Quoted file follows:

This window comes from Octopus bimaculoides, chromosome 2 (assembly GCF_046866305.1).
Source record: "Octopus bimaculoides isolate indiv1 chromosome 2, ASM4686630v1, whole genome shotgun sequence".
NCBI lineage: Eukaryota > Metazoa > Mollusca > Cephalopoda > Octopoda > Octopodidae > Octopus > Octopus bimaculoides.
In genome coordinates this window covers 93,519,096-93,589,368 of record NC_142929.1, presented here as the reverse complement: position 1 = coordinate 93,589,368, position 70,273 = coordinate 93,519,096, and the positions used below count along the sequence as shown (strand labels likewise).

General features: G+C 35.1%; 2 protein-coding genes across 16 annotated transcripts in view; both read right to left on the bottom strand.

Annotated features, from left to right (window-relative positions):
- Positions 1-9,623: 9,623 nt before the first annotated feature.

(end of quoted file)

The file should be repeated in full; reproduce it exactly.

This window comes from Octopus bimaculoides, chromosome 2 (assembly GCF_046866305.1).
Source record: "Octopus bimaculoides isolate indiv1 chromosome 2, ASM4686630v1, whole genome shotgun sequence".
NCBI lineage: Eukaryota > Metazoa > Mollusca > Cephalopoda > Octopoda > Octopodidae > Octopus > Octopus bimaculoides.
In genome coordinates this window covers 93,519,096-93,589,368 of record NC_142929.1, presented here as the reverse complement: position 1 = coordinate 93,589,368, position 70,273 = coordinate 93,519,096, and the positions used below count along the sequence as shown (strand labels likewise).

General features: G+C 35.1%; 2 protein-coding genes across 16 annotated transcripts in view; both read right to left on the bottom strand.

Annotated features, from left to right (window-relative positions):
- Positions 1-9,623: 9,623 nt before the first annotated feature.